Herzog likes to think of himself as an artistic outsider, out on a dangerous edge, flying alone, as it were. In many ways, however, he is mining a rich tradition. The yearning for ecstasy, man alone in wild nature, deeper truths, medieval mystics, all this smacks of nineteenth-century Romanticism. Herzog’s frequent use of Richard Wagner’s music (in Lessons of Darkness, for example, his film about the burning oil wells of Kuwait after the first Gulf war), as well as his often professed love of Hölderlin’s poetry, suggests that he is quite aware of this affinity. His loathing of “technological civilization,” and his idealization of nomadism and ways of life as yet untouched by our blighted civilization, are of a piece with this. He can be quite moralistic, even puritanical. “Tourism is sin,” he announced in his so-called Minnesota Declaration of 1999, and “walking is a virtue.”7 The twentieth century, with its “consumer culture,” was a “massive, colossal and cataclysmic mistake.” Meditating Tibetan monks, he claimed at his Goethe Institute talk, are good, but meditating Californian housewives “an abomination.” Why? He didn’t say. One imagines it is because he considered the housewives inauthentic, not true believers, only in it for the lifestyle.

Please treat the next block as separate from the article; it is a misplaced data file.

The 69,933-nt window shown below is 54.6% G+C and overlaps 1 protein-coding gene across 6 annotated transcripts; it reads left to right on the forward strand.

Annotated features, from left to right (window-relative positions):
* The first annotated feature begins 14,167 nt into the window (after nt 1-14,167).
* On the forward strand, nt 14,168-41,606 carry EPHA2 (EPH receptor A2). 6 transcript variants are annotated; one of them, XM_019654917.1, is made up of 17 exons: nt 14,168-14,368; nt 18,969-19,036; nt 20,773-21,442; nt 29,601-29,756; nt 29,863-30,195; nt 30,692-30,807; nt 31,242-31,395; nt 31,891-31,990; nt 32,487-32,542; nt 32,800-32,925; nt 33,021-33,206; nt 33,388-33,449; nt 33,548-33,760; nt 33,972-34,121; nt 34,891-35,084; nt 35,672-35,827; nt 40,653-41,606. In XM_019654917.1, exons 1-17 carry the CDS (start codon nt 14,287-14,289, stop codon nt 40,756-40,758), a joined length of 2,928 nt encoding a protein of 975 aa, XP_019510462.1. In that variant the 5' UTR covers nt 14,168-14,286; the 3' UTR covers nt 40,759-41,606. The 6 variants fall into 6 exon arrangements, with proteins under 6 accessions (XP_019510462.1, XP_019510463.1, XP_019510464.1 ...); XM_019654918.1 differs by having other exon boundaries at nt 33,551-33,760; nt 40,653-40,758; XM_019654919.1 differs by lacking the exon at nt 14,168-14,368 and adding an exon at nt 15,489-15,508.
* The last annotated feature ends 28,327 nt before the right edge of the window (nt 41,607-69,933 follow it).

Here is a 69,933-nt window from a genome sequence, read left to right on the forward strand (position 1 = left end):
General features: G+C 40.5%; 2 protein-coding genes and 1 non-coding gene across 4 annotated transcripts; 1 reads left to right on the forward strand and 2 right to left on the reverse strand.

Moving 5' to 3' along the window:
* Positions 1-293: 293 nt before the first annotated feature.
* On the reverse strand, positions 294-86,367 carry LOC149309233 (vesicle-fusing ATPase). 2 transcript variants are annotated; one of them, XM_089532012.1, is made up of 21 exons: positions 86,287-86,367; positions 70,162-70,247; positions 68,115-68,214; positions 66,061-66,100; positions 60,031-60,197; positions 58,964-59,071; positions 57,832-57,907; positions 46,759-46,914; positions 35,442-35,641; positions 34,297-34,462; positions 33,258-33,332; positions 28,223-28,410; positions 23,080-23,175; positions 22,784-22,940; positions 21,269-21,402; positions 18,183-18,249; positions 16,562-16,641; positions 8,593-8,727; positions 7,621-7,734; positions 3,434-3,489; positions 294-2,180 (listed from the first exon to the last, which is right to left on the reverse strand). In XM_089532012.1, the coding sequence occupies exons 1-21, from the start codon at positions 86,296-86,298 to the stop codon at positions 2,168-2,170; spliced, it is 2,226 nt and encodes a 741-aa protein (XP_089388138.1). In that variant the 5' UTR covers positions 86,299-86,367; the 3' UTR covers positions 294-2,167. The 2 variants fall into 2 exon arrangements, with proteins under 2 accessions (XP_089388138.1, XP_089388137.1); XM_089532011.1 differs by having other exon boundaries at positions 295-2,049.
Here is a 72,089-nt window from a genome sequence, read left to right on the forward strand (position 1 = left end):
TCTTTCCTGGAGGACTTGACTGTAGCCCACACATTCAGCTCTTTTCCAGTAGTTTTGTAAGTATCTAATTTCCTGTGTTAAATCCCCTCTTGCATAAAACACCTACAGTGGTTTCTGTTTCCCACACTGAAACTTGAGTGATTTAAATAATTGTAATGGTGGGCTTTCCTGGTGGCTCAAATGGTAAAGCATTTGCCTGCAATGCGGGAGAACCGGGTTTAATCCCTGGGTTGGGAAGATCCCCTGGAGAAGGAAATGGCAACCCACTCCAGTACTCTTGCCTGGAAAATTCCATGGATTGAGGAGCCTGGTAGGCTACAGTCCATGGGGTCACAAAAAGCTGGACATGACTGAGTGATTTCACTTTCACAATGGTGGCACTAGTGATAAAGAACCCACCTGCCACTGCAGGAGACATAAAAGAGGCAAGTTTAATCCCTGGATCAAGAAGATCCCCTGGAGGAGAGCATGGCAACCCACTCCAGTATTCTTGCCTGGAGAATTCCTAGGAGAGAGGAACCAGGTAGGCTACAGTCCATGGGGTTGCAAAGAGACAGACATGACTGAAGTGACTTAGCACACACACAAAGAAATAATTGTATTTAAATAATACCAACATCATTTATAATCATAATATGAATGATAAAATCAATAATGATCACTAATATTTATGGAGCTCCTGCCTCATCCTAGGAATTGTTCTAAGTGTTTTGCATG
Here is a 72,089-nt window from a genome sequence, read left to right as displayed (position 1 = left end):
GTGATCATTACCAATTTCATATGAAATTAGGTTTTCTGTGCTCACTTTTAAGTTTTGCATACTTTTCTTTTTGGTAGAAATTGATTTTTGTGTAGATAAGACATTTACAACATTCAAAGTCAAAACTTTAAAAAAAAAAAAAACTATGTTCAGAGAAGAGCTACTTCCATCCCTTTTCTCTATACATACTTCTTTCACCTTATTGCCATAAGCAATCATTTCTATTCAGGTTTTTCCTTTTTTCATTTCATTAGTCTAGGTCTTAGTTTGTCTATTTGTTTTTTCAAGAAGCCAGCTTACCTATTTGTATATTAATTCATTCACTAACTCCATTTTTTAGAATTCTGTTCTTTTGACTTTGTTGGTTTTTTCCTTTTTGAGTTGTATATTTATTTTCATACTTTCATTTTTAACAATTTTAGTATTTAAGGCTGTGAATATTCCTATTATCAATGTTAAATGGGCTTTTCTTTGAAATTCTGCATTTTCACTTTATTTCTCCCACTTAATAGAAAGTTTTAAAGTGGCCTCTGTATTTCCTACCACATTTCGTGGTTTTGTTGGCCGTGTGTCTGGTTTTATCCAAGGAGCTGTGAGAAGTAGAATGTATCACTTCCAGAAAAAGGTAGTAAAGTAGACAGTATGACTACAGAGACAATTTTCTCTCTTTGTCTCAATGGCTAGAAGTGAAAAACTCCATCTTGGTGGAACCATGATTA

As with many Romantic artists, landscape is an important element in Herzog’s work, and part of his striving for a kind of visionary authenticity. Few directors match his skill in depicting the fertile horror of the jungle, the terrifying bleakness of deserts, or the awful majesty of high mountains. He never uses landscapes as backdrops. Landscape has character. About the jungle he has remarked that it “is really about our dreams, our deepest emotions, our nightmares. It is not a location, but a state of our mind. It has almost human qualities. It is a vital part of the characters’ inner landscapes.” Caspar David Friedrich, an artist Herzog admires, never painted the jungle, but this description could easily be applied to his pictures of lone figures gazing at the stormy Baltic Sea or standing above the clouds on snowy peaks. Friedrich saw landscape as a manifestation of God. Herzog, who went through a “dramatic religious phase” and converted to Catholicism as a teenager, sees “something of a religious echo in some of my work.”

  1. 1

    With Chatwin: Portrait of a Writer (London: Jonathan Cape, 1997).

  2. 2

    The original novel was called The Viceroy of Ouidah.

  3. 3

    John Ryle, academic, Africanist, writer.

  4. 4

    The scene can be viewed on YouTube. The shooter fled and Herzog told the BBC producers to let him go.

  5. 5

    Faber and Faber, 2002.

  6. 6

    Werner Herzog in conversation with Paul Holdengräber, “Was the Twentieth Century a Mistake?,” New York Public Library, February 16, 2007.

  7. 7

    Traveling on foot was also one of Chatwin’s enthusiasms. He bequeathed his custom-made leather rucksack to Herzog.